Scott O'Daniel (Co-Presenter/Co-Author)
Umatilla Tribes, scottodaniel@ctuir.org;

Ann Marie Reinhold (Co-Presenter/Co-Author)
Montana State University, Montana Institute on Ecosystems, reinhold@montana.edu;

Byron Amerson (Co-Presenter/Co-Author)
Montana State University, byron.amerson@gmail.com;

Abstract: In streams with expansive, coarse-grained alluvial aquifers, hyporheic zones are often wide and shallow – a geometry which allows for heat exchange with the atmosphere through overlying floodplain sediments. Therefore, we hypothesized that shade on floodplain sediments leads to less conduction of atmospheric heat to the hyporheic zone, and thus cooler hyporheic water temperatures. Using a groundwater energy flux model, we examined how the presence or absence of floodplain shade interacted with hydraulic conductivity and depth to water table affected hyporheic zone temperatures. Model results showed floodplain shade affected hyporheic zone temperatures; the effects being greater at longer flow paths, lower hydraulic conductivity values, and with thinner overlying floodplain sediments. Thus, in addition to stream-surface shade, floodplain shade may be an important factor in mitigating stream channel temperatures and promoting cold-water habitats in streams where hyporheic zones are shallow and laterally expansive.

Climate change may affect aquatic insect subsidies emerging from streams and impact energy budgets for avian aerial insectivores [Poster Presentation]

Darin Kopp (Primary Presenter/Author)
University of Oklahoma, darinkopp@gmail.com;

Daniel Allen (Co-Presenter/Co-Author)
University of Oklahoma, dcallen@ou.edu;

Abstract: Aquatic insect larvae metamorphose into flying terrestrial adults that subsidize terrestrial ecosystems with energy and nutrients. The magnitude of this effect should be controlled by the quantity of insects that emerge from aquatic ecosystems, but it is not clear how climate change could impact aquatic insect emergence. Here, we modeled 1) production of emergent aquatic insects per-unit area from 92 studies and 2) surface area of streams from 2,077 measurements of wetted stream width under present-day climate and two climate scenarios for 2070. We then extrapolate these results to the nearly 2.3 million streams of the contiguous United States and explore how the quantity of emergent aquatic insects may or may not satisfy the metabolic demands of common avian aerial insectivores. Our estimates suggest that these ecosystems can export 78,197 (95% PI: 2,155 - 2.19 x 106) metric tons of insect biomass under present-day conditions, and that climate change could increase emergent biomass by 250% in some regions while decreasing it by 50% in others. Collectively, our results demonstrate that climate change effects on one ecosystem will resonate throughout other ecosystems due to cross-ecosystem linkages.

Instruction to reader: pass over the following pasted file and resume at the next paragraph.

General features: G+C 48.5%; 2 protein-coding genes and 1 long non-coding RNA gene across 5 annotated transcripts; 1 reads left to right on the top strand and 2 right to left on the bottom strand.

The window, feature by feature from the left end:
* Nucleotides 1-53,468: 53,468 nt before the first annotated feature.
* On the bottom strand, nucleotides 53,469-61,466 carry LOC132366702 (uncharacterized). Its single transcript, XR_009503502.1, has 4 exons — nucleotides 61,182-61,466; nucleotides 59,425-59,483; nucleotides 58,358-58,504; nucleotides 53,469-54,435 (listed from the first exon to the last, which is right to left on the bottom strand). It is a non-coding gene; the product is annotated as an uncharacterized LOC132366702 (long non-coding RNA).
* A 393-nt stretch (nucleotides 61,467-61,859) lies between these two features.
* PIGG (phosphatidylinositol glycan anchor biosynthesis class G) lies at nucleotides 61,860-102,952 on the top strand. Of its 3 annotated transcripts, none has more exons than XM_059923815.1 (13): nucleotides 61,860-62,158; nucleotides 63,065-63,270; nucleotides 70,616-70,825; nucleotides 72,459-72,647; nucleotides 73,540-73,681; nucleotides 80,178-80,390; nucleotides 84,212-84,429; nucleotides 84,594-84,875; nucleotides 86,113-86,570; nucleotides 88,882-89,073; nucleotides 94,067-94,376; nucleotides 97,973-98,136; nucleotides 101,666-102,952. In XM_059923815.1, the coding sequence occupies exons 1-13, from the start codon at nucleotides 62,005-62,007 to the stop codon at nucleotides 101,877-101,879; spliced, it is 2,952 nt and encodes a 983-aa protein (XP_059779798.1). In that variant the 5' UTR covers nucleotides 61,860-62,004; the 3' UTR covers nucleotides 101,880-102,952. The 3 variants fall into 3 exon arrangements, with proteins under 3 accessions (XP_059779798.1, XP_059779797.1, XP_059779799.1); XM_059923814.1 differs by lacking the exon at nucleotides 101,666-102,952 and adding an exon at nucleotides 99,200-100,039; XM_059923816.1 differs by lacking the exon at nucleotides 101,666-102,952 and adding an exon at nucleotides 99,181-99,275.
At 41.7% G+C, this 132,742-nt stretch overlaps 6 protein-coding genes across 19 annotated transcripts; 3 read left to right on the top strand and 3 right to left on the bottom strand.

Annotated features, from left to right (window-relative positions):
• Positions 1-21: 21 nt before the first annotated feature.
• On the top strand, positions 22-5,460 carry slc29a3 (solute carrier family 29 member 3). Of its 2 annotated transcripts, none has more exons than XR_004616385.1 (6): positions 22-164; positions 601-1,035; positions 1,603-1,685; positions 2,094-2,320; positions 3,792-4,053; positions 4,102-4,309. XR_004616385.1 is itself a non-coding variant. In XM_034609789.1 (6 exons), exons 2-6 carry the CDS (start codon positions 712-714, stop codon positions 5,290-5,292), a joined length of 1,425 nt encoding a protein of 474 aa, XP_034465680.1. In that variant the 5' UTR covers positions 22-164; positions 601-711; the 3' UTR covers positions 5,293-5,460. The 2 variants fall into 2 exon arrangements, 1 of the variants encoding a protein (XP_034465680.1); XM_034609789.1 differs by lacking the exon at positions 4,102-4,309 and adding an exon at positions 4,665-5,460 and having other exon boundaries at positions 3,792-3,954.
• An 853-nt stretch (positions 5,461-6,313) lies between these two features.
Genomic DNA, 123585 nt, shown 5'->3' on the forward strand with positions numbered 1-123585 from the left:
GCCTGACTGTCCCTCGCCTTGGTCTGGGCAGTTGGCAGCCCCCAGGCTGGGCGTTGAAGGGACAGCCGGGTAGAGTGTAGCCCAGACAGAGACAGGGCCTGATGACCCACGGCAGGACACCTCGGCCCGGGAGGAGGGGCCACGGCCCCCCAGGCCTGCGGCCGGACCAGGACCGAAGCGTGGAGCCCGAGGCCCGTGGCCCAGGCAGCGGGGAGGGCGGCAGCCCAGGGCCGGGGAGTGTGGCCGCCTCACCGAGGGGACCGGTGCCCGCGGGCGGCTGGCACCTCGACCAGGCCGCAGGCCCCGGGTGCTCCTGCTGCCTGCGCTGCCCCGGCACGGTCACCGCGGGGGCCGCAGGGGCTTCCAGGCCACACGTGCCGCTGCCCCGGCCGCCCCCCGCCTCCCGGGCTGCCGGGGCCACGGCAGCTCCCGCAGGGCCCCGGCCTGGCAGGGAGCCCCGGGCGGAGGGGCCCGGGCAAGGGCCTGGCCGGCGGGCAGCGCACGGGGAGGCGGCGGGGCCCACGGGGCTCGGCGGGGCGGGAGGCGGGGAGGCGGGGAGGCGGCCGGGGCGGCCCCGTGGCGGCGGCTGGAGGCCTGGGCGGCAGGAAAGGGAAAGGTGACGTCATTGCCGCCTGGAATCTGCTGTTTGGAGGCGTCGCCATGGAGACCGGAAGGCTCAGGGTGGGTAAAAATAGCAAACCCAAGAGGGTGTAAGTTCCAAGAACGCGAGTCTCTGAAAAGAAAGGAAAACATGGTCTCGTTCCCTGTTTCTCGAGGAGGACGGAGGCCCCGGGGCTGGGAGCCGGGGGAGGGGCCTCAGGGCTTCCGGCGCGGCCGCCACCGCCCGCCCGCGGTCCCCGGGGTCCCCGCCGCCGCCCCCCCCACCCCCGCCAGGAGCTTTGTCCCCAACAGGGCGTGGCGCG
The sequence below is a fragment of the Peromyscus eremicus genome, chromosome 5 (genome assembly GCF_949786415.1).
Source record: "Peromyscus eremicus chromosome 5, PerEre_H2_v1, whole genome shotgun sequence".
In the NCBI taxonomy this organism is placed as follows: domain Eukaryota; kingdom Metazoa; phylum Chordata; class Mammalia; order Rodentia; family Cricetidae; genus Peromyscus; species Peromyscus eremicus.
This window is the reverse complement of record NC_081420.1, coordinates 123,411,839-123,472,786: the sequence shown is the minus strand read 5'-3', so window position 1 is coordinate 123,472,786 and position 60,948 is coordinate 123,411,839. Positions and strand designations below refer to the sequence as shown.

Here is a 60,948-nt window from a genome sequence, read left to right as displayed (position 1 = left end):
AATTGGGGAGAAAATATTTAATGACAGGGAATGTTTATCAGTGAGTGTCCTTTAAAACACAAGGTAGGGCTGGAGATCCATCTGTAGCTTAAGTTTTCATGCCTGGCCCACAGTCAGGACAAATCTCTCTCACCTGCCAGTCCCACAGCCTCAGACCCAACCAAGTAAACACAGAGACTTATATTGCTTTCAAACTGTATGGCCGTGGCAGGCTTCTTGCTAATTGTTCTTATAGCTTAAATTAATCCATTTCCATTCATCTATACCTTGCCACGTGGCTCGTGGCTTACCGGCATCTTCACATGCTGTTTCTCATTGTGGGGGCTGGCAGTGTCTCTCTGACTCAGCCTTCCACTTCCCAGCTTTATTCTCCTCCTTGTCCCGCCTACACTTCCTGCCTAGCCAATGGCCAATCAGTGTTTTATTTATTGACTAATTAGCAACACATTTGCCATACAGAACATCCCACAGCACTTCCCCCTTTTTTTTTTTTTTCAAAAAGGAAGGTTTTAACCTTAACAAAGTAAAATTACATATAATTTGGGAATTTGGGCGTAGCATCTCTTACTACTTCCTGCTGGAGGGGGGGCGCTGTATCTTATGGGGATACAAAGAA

DOES THE PROPORTION OF METALS SHED IN EXUVIAE BY EMERGING DRAGONFLIES TEMPORALLY VARY THROUGHOUT THE FLYING SEASON? [Poster Presentation]

Christina Fulghum (Co-Presenter/Co-Author)
Savannah River Ecology Laboratory-University of Georgia, cfulghum@uga.edu;

Angela Lindell (Co-Presenter/Co-Author)
Savannah River Ecology Laboratory-University of Georgia, lindell@srel.uga.edu;

Paul Stankus (Co-Presenter/Co-Author)
Savannah River Ecology Laboratory-University of Georgia, stankus@srel.uga.edu;

Erin Spivey (Co-Presenter/Co-Author)
Savannah River Ecology Laboratory--UGA, Erin.Spivey@uga.edu;

Dean Fletcher (Primary Presenter/Author)
Savannah River Ecology Laboratory-University of Georgia, fletcher@srel.uga.edu;

Abstract: When a dragonfly aquatic nymph emerges from a wetland, metals can be shed with their exuviae (nymph exoskeleton) or be incorporated into their body and enter the terrestrial food web as emergents fly away. Many dragonfly species emerge throughout an extended flying season, typically spring through late summer. Water quality in constructed wetlands can also temporally vary, particularly over the plant growing season that largely coincides with the dragonfly flying season. Consequently, burdens of metals accumulating in the emerging dragonfly or shed exuviae may vary throughout the season. We previously established elevated levels of metals in dragonfly nymphs from a constructed wetland on the Savannah River Site, SC, USA. We evaluated metal concentrations and masses of 12 metals accumulating in emergents and shed exuviae of three dragonfly species throughout a season. Whether higher concentrations of a specific element accumulated in the emergent versus exuviae was generally consistent among species and collection periods. However, substantial temporal differences in metal accumulation in both emergents and exuviae were observed. Generally, differences occurred in individual sampling events rather than gradual trends throughout the season. Patterns in metal accumulation were both element and species specific.